2 - UTM

lifegunbarrelcityUrban and Civil

Nov 26, 2013 (3 years and 8 months ago)

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CHAPTER 2





LITERATURE REVIEW





2.1

Precast Definition Definition



Precast concrete can be defined as concrete, which is cast in some location
other than its final position in a structure (Phillips and Sheppard, 1980).
The precast
concrete compone
nts may be prestressed pilings, hollow core slabs, planks, double
tee slabs, beams, columns, staircases, walls, facades, railway sleepers and others

(Eastern, 2004)
.
Precast concrete components are reinforced either with mild steel
reinforcing bars or with

prestressing strands. When prestressing is used in the
production of precast components, pretensioning is usually applied where long
strands are tensioned before pouring the concrete in long lines in the precasting
operation.

One of the important precast
concepts is all the precast elements must be
connected for integrity and
stability

(Hartland, 1975). Therefore, many research on
precast connection have been carried out recently.








7

2.2

Connections in Precast Concrete Constructions



Generally, the pre
cast concrete connections are classifying by the relationship
of moment
-
rotation. With this relationship, connections can be classified into 3 types
as bellowed:

a)

Rigid connection

b)

Semi
-
rigid connection

c)

Simple connection



Connections determine how the force
s (moment and axial load) being
transferred between two structural members. The rigid connection and simple
connection are the idealized assumptions that indicating full
-
moment transfer and
zero
-
moment transfer; the semi
-
rigid connection is in actual condi
tion that stands in
between. Figure
2.
1 shows the difference between the effects of connection types to
the force distribution in a structure.


















Figure
2.
1 : Moment distribution in v
arious types of connections


8

Connection design is one of the most important considerations for the
successful construction o
f precast reinforced concrete structures. The detailing and
structural’s behaviour of the connection affect the strength, stability, and
constructibility as well as the load redistribution of the building under loads (Loo and
Yao, 1995). The many different

types of connections used by designers makes it
difficult to generalize on rules and guidance notes, particularly because different
methods of making the same type of connection are practiced by engineers.
Normally, the connections are used to connect bet
ween:

a)

Column or wall to the foundation

b)

Column to column

c)

Beam
-
to
-
column or wall

d)

Beam to beam

e)

Slab and /or staircase to beam or wall

f)

Slab to slab

g)

Structural steelwork, insitu concrete, timber and masonry to precast
concrete components.



Although there are
so much connections that used to connect precast element,
but my study will focusing on the beam
-
to
-
column connections only. Therefore, only
beam
-
to
-
column connections will be discussed deeply in this study.





2.2.1

Rigid
Beam
-
To
-
Column

Connections



Rigid con
nections are used to assure sufficient stability of portal frames.
These connections are also used to limit the height of structural components such as
beams without loss of stiffness. Rigid connections are, in general, connections
between beams and column
s and also between slabs and walls. These connections
are also able to prevent progressive collapse of multi
-
storey structures (Bruggeling
and Huyghe, 1991). In most cases, connections with fully fixed are very hard to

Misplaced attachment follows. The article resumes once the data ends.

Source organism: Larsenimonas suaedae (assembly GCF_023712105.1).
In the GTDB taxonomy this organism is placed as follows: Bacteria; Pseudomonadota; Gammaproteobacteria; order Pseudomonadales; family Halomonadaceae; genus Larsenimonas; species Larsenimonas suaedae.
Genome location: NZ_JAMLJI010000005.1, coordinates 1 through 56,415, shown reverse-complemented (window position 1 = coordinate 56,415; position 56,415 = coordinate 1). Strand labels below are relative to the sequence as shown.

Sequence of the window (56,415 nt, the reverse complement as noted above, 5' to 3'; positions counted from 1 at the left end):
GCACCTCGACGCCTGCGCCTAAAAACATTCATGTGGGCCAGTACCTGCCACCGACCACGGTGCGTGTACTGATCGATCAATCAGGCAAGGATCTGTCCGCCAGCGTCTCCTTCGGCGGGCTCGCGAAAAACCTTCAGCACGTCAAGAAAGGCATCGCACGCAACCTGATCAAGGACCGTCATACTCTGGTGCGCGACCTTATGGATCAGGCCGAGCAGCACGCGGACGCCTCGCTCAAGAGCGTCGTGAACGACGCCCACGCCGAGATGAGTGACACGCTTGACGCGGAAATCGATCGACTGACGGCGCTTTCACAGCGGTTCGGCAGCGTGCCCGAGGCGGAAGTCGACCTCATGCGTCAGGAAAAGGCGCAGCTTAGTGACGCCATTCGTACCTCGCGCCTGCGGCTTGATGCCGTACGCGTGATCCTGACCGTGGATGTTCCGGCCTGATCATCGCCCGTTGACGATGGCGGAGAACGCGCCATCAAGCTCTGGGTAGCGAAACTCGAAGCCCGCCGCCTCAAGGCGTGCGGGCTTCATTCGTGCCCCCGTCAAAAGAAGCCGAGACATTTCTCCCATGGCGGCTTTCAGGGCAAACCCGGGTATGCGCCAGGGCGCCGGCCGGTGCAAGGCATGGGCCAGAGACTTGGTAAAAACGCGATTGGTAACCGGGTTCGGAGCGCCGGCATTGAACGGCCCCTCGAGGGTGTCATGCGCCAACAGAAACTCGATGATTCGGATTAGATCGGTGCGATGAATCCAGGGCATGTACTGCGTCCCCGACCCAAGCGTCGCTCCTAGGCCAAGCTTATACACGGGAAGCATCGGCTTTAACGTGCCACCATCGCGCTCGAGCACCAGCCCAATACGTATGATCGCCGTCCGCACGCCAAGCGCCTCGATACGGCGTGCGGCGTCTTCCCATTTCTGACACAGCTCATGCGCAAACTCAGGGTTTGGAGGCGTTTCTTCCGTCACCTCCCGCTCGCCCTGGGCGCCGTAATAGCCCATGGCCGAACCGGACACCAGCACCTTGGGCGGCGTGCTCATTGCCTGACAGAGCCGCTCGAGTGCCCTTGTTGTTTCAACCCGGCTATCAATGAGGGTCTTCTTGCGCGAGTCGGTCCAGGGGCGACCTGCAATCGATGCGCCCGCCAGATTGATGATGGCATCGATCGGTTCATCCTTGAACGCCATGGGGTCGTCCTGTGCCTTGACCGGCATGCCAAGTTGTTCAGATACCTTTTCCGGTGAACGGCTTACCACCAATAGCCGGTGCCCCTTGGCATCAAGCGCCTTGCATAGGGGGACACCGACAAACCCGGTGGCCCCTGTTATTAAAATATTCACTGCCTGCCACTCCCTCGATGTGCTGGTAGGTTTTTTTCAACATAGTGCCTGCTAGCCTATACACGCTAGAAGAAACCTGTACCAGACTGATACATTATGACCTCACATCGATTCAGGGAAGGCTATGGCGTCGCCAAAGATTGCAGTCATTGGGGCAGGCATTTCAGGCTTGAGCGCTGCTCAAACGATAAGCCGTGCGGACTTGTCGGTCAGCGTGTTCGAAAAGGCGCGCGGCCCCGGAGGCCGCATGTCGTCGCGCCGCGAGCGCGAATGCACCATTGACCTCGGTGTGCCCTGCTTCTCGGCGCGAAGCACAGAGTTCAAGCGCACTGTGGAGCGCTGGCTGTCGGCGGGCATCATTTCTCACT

9

achieve. Therefore, connections that
able to resist more than 90% of fixed end
moment can be assuming as rigid connections (Hanif Alias, 2002).



Although t
here are many
rigid

connections use in precast concrete
construction
, t
his study is more
concentric

on the
pinned

connections. Therefore
, it
will not be discuss into detail.





2.2.2

Semi
-
Rigid
Beam
-
To
-
Column

Connections



Semi
-
rigid connections have strength in between simple connections and
rigid connections. Therefore, these connections are transferring some of the moments,
axial forces and

shear forces from the beam to support.





2.2.3

Simple Beam
-
To
-
Column Connections



Pinned connections transfer purely shear forces, both for (dominant) gravity
and uplifting forces.

Those connections with moment resisting smaller than 50kN.m
are conside
red as pinned connection. Pinned

connections lend themselves to simple
detailing and construction, and may be formed in the simplest manner by element
bearing. To increase bearing capacit
y

and reduce localized spalling, steel inserts are
frequently used by

anchoring plates (or rolled structural sections) into the connecting
elements. The connection is completed by surrounding the steel inserts with
cementitious grout for the fire and durability protection (Elliott
, 1996
).




10

In the simply supported beam
-
to
-
c
olumn, the column has to meet the
following requirements:

a)

Allow for rotation of the beam above the column.

b)

Allow for horizontal movements of beam ever with the initiation of
small horizontal forces.

c)

Transfer the support forces safely.

d)

The supporting mater
ial must bridge the tolerances

between these
elements and their supports without considerably reducing the load
-
carrying capacity of the connection when the placing of the beam
during construction stage
(Bruggeling and Huyghe, 1991)
.





2.2.3.1

Beam on Top of a C
olumn




This connection is shown in Figure 2.2.

The connection can transfer the
vertical loads and some horizontal forces from the beam to the top of the column.
Normally, a vertical bar protrudes from the top of the column. This bar corresponds
to a vert
ical hole in the beam end. To allow free movement between the beam and
the column the hole is filled, after erection of the beam, with mastic or mortar.
Because of the tolerances in the beam length, the placing of the column and the
location of the protrud
ing bar in the top of the column, problems may arise during
the placing of the beams. Therefore, the hole in the beam should allow for tolerances.